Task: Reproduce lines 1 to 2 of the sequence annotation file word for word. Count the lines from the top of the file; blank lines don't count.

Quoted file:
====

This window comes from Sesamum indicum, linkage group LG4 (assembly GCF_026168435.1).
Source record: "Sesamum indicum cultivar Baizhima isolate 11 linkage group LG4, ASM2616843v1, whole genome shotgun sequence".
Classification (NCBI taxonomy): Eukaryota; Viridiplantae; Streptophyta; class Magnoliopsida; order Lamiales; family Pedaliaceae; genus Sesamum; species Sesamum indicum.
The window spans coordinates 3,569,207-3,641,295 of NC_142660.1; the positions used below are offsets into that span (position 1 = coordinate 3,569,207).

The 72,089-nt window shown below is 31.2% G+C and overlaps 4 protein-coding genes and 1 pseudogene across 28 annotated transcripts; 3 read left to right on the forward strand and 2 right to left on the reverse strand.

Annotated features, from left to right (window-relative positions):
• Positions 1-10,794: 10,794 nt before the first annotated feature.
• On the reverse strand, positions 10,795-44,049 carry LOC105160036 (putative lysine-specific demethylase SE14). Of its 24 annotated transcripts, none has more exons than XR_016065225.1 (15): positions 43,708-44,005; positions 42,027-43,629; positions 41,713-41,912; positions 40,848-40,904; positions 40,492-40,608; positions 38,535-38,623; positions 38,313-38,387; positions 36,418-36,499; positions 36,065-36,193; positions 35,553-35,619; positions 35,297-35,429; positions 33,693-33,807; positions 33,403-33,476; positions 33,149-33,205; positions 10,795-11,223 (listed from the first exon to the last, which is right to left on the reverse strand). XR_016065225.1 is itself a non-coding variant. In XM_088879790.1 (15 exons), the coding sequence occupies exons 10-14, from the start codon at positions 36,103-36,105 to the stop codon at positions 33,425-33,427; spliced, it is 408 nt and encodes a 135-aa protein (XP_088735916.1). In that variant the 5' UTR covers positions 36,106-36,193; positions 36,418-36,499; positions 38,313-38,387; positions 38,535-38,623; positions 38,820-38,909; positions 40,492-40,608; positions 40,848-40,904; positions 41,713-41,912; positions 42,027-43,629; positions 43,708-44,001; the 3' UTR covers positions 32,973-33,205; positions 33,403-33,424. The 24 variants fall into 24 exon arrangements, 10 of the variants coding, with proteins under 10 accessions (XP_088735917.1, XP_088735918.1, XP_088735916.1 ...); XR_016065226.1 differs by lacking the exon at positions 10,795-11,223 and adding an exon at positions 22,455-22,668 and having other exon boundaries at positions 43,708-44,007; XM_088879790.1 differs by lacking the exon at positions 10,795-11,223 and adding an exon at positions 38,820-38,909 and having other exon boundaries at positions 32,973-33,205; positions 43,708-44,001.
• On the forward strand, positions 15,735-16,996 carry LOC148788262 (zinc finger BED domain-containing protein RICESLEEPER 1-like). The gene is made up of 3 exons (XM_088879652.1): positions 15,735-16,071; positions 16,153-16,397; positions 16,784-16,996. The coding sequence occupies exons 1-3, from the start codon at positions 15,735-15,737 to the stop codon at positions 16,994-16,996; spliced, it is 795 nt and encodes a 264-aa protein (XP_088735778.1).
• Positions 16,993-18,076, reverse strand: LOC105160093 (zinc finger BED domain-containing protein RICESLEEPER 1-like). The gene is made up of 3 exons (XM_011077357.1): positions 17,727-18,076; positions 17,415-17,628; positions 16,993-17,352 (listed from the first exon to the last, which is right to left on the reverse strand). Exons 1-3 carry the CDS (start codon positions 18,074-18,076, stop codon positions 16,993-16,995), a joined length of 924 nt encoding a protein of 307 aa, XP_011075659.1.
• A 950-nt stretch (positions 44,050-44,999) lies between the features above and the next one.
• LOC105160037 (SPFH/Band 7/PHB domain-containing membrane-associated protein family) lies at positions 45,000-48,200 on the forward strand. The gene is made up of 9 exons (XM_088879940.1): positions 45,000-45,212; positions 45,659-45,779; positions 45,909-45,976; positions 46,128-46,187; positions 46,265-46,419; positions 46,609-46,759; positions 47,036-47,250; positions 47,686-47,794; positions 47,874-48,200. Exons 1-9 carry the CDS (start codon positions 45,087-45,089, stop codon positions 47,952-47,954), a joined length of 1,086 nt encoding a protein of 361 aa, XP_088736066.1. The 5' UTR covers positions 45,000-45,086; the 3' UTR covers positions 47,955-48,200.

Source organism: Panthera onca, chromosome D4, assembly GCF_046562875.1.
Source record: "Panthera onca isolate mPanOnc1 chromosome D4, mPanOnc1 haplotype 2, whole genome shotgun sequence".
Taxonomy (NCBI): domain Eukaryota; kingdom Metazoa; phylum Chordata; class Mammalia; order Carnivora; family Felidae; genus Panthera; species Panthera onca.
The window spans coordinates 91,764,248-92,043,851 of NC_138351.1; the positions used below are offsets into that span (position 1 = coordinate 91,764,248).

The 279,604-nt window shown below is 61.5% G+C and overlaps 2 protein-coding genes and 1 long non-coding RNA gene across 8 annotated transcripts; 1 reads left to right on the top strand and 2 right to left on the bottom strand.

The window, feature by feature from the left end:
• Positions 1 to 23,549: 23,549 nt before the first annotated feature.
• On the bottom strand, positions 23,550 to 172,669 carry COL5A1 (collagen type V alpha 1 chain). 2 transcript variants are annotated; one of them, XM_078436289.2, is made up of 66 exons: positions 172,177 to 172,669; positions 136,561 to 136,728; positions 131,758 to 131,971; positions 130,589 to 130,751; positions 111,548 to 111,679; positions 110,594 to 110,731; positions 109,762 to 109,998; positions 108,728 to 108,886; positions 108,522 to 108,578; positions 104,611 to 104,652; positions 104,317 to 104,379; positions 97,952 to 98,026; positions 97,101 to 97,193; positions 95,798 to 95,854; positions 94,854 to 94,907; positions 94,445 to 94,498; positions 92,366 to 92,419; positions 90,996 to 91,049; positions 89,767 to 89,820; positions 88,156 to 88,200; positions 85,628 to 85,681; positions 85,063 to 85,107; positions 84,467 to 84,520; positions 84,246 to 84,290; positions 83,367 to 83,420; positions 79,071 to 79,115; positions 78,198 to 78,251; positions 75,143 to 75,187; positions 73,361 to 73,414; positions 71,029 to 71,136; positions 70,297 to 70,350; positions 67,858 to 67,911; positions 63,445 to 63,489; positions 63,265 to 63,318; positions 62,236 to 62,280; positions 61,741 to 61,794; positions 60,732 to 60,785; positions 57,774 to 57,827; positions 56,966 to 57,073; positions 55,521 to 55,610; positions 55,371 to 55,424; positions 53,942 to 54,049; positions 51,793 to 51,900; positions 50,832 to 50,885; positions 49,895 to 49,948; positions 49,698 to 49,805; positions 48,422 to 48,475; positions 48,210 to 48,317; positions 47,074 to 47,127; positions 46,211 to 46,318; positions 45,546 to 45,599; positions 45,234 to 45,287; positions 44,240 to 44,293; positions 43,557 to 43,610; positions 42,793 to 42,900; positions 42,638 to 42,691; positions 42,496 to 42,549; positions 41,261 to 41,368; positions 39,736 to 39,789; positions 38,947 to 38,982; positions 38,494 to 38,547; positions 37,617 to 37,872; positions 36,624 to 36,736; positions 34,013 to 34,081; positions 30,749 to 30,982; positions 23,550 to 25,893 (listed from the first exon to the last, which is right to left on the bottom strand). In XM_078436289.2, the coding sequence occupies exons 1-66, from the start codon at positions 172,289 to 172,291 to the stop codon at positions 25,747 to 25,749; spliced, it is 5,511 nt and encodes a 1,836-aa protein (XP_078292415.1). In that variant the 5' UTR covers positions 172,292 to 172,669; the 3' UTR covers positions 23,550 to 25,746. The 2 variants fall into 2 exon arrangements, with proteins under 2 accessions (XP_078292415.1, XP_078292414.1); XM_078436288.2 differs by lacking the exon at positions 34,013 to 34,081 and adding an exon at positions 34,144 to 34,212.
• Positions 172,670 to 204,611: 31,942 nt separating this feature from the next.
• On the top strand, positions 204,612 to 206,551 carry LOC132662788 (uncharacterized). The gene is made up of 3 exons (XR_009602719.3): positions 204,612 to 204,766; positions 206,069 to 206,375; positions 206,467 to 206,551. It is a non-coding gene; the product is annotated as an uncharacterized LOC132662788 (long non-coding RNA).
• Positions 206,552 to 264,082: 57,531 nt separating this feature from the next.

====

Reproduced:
This window comes from Sesamum indicum, linkage group LG4 (assembly GCF_026168435.1).
Source record: "Sesamum indicum cultivar Baizhima isolate 11 linkage group LG4, ASM2616843v1, whole genome shotgun sequence".